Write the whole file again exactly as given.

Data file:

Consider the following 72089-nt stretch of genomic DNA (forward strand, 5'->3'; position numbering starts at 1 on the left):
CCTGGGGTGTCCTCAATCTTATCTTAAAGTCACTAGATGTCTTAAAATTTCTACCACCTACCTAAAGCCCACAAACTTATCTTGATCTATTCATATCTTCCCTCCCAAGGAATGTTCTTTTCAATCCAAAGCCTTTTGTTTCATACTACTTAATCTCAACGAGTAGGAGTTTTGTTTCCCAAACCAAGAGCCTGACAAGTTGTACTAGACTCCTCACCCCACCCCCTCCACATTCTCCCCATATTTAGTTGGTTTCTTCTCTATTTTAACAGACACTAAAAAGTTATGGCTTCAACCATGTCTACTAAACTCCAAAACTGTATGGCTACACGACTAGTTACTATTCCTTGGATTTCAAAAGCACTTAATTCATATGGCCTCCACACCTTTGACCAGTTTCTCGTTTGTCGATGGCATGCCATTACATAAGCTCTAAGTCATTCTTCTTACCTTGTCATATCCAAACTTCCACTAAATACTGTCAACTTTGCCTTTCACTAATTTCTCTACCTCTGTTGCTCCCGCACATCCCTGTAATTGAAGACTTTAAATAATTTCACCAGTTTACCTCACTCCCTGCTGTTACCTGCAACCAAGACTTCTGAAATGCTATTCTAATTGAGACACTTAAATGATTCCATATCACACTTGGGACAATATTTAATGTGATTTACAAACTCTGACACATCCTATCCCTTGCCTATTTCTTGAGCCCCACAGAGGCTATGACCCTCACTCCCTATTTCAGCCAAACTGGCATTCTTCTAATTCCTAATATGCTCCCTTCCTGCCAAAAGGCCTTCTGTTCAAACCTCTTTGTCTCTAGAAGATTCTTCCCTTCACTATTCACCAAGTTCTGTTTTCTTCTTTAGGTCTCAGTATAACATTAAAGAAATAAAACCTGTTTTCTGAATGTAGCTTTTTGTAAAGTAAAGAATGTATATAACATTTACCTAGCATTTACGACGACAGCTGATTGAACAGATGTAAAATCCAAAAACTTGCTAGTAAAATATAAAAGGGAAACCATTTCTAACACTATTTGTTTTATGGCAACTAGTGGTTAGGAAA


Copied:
Consider the following 72089-nt stretch of genomic DNA (forward strand, 5'->3'; position numbering starts at 1 on the left):
CCTGGGGTGTCCTCAATCTTATCTTAAAGTCACTAGATGTCTTAAAATTTCTACCACCTACCTAAAGCCCACAAACTTATCTTGATCTATTCATATCTTCCCTCCCAAGGAATGTTCTTTTCAATCCAAAGCCTTTTGTTTCATACTACTTAATCTCAACGAGTAGGAGTTTTGTTTCCCAAACCAAGAGCCTGACAAGTTGTACTAGACTCCTCACCCCACCCCCTCCACATTCTCCCCATATTTAGTTGGTTTCTTCTCTATTTTAACAGACACTAAAAAGTTATGGCTTCAACCATGTCTACTAAACTCCAAAACTGTATGGCTACACGACTAGTTACTATTCCTTGGATTTCAAAAGCACTTAATTCATATGGCCTCCACACCTTTGACCAGTTTCTCGTTTGTCGATGGCATGCCATTACATAAGCTCTAAGTCATTCTTCTTACCTTGTCATATCCAAACTTCCACTAAATACTGTCAACTTTGCCTTTCACTAATTTCTCTACCTCTGTTGCTCCCGCACATCCCTGTAATTGAAGACTTTAAATAATTTCACCAGTTTACCTCACTCCCTGCTGTTACCTGCAACCAAGACTTCTGAAATGCTATTCTAATTGAGACACTTAAATGATTCCATATCACACTTGGGACAATATTTAATGTGATTTACAAACTCTGACACATCCTATCCCTTGCCTATTTCTTGAGCCCCACAGAGGCTATGACCCTCACTCCCTATTTCAGCCAAACTGGCATTCTTCTAATTCCTAATATGCTCCCTTCCTGCCAAAAGGCCTTCTGTTCAAACCTCTTTGTCTCTAGAAGATTCTTCCCTTCACTATTCACCAAGTTCTGTTTTCTTCTTTAGGTCTCAGTATAACATTAAAGAAATAAAACCTGTTTTCTGAATGTAGCTTTTTGTAAAGTAAAGAATGTATATAACATTTACCTAGCATTTACGACGACAGCTGATTGAACAGATGTAAAATCCAAAAACTTGCTAGTAAAATATAAAAGGGAAACCATTTCTAACACTATTTGTTTTATGGCAACTAGTGGTTAGGAAA